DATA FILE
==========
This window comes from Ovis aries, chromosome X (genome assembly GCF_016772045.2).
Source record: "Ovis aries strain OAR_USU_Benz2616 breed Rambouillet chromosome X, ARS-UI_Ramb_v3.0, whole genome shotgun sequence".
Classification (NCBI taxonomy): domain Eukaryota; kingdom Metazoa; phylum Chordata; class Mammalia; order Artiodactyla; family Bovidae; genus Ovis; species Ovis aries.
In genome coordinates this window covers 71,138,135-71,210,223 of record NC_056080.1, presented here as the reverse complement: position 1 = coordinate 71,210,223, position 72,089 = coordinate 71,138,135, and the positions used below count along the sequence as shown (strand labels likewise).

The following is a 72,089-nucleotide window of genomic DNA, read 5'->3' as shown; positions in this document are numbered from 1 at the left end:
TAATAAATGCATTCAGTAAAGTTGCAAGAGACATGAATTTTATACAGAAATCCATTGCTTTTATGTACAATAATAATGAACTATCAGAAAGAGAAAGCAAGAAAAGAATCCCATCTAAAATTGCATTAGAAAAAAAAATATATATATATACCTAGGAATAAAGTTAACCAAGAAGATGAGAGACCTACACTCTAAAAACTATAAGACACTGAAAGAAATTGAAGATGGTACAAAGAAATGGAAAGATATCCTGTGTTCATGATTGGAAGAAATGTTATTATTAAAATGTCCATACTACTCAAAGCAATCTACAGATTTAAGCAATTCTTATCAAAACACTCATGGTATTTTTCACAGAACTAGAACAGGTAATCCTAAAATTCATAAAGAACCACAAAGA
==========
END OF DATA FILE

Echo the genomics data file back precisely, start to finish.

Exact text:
This window comes from Ovis aries, chromosome X (genome assembly GCF_016772045.2).
Source record: "Ovis aries strain OAR_USU_Benz2616 breed Rambouillet chromosome X, ARS-UI_Ramb_v3.0, whole genome shotgun sequence".
Classification (NCBI taxonomy): domain Eukaryota; kingdom Metazoa; phylum Chordata; class Mammalia; order Artiodactyla; family Bovidae; genus Ovis; species Ovis aries.
In genome coordinates this window covers 71,138,135-71,210,223 of record NC_056080.1, presented here as the reverse complement: position 1 = coordinate 71,210,223, position 72,089 = coordinate 71,138,135, and the positions used below count along the sequence as shown (strand labels likewise).

The following is a 72,089-nucleotide window of genomic DNA, read 5'->3' as shown; positions in this document are numbered from 1 at the left end:
TAATAAATGCATTCAGTAAAGTTGCAAGAGACATGAATTTTATACAGAAATCCATTGCTTTTATGTACAATAATAATGAACTATCAGAAAGAGAAAGCAAGAAAAGAATCCCATCTAAAATTGCATTAGAAAAAAAAATATATATATATACCTAGGAATAAAGTTAACCAAGAAGATGAGAGACCTACACTCTAAAAACTATAAGACACTGAAAGAAATTGAAGATGGTACAAAGAAATGGAAAGATATCCTGTGTTCATGATTGGAAGAAATGTTATTATTAAAATGTCCATACTACTCAAAGCAATCTACAGATTTAAGCAATTCTTATCAAAACACTCATGGTATTTTTCACAGAACTAGAACAGGTAATCCTAAAATTCATAAAGAACCACAAAGA